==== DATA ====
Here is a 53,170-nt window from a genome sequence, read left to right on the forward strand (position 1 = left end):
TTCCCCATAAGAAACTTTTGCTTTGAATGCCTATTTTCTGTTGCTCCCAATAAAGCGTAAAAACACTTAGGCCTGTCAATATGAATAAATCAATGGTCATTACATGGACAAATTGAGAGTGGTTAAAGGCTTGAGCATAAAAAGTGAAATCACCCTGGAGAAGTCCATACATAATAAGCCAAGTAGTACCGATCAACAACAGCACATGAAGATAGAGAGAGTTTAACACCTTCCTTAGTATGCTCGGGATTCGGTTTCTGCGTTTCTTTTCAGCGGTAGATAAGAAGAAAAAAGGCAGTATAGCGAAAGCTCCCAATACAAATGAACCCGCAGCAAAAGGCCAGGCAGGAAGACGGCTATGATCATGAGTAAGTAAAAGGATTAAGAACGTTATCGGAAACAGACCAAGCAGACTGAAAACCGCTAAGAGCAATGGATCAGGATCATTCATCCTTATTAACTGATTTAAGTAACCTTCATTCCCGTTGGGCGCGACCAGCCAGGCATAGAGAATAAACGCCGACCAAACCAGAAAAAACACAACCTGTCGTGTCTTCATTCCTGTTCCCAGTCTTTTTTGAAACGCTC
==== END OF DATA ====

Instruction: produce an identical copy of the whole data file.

Here is a 53,170-nt window from a genome sequence, read left to right on the forward strand (position 1 = left end):
TTCCCCATAAGAAACTTTTGCTTTGAATGCCTATTTTCTGTTGCTCCCAATAAAGCGTAAAAACACTTAGGCCTGTCAATATGAATAAATCAATGGTCATTACATGGACAAATTGAGAGTGGTTAAAGGCTTGAGCATAAAAAGTGAAATCACCCTGGAGAAGTCCATACATAATAAGCCAAGTAGTACCGATCAACAACAGCACATGAAGATAGAGAGAGTTTAACACCTTCCTTAGTATGCTCGGGATTCGGTTTCTGCGTTTCTTTTCAGCGGTAGATAAGAAGAAAAAAGGCAGTATAGCGAAAGCTCCCAATACAAATGAACCCGCAGCAAAAGGCCAGGCAGGAAGACGGCTATGATCATGAGTAAGTAAAAGGATTAAGAACGTTATCGGAAACAGACCAAGCAGACTGAAAACCGCTAAGAGCAATGGATCAGGATCATTCATCCTTATTAACTGATTTAAGTAACCTTCATTCCCGTTGGGCGCGACCAGCCAGGCATAGAGAATAAACGCCGACCAAACCAGAAAAAACACAACCTGTCGTGTCTTCATTCCTGTTCCCAGTCTTTTTTGAAACGCTC